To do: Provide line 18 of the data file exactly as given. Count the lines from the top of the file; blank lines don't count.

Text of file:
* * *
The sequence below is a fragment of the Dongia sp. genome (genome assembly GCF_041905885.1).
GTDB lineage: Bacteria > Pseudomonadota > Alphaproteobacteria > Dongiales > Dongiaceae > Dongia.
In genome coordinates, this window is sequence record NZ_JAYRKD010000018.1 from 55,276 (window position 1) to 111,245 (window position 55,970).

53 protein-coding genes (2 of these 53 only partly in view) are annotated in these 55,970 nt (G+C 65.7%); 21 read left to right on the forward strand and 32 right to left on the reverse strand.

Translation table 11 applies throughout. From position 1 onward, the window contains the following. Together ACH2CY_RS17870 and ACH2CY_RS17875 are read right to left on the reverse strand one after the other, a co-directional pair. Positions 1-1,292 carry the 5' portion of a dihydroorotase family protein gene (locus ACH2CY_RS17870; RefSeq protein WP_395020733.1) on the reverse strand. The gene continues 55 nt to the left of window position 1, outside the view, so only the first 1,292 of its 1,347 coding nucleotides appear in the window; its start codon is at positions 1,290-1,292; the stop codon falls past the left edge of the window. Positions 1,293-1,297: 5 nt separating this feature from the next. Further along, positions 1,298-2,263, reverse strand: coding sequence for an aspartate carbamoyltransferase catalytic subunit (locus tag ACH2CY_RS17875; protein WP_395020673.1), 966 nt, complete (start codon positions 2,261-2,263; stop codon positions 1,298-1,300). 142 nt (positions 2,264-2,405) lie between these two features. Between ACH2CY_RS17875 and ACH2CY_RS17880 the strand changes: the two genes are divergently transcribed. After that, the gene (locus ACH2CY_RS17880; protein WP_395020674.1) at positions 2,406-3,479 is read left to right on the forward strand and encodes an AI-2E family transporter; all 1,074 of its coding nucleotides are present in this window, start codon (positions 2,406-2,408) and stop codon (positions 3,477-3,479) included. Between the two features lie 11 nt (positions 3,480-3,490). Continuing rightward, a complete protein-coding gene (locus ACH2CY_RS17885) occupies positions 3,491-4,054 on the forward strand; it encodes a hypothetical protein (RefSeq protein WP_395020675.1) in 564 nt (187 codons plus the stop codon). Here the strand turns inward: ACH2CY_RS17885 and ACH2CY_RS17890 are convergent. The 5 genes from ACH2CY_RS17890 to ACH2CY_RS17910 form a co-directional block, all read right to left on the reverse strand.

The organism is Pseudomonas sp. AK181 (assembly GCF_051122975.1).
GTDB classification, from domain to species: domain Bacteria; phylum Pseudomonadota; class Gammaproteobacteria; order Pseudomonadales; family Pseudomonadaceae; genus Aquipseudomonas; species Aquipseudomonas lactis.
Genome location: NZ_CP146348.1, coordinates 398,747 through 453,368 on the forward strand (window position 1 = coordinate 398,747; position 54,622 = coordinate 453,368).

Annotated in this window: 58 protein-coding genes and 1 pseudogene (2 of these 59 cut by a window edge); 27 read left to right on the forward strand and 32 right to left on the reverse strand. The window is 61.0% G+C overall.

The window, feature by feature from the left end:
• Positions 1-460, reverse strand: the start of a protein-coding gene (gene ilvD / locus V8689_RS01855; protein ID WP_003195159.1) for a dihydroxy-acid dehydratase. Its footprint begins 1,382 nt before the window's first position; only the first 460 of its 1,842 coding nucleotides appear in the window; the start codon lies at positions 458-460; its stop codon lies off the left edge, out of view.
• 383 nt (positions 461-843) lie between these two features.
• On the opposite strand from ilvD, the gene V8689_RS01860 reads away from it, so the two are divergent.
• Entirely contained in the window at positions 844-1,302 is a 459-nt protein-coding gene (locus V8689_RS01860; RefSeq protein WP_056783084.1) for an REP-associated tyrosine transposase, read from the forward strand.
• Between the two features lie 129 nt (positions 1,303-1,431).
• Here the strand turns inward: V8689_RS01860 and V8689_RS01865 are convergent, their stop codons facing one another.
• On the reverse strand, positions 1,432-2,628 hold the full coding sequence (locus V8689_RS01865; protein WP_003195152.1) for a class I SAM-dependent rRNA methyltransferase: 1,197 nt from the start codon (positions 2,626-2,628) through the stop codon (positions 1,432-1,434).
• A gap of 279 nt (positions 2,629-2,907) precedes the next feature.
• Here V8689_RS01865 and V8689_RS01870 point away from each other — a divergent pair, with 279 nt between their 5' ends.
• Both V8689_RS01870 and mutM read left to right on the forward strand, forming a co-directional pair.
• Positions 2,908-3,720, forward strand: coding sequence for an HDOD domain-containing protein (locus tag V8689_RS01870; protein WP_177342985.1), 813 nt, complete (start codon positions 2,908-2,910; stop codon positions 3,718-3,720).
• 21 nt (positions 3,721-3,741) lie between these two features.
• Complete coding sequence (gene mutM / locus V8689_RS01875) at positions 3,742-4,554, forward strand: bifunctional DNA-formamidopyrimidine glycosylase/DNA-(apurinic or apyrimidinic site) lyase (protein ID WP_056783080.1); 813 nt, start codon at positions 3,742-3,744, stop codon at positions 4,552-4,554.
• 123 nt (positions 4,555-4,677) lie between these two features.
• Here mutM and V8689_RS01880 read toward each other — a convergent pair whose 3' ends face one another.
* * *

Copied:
• A gap of 279 nt (positions 2,629-2,907) precedes the next feature.